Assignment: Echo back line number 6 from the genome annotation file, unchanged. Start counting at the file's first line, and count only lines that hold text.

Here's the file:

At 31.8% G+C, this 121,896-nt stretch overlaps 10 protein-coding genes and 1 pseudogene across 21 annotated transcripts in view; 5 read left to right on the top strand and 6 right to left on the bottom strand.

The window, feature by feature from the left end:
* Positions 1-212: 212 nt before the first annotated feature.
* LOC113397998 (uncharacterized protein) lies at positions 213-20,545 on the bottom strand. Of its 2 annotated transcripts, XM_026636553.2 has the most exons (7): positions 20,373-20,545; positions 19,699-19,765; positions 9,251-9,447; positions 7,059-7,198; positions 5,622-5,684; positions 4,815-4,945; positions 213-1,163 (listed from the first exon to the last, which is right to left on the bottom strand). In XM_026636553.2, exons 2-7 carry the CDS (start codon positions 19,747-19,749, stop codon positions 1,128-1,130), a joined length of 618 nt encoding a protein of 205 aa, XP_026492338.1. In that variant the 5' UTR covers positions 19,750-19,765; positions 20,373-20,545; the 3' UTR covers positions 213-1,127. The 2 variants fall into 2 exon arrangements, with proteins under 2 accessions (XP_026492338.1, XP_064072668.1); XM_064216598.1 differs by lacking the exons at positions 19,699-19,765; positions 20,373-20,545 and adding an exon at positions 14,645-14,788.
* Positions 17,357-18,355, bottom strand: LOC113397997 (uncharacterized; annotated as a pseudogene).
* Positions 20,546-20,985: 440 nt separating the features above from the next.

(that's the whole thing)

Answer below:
* Positions 20,546-20,985: 440 nt separating the features above from the next.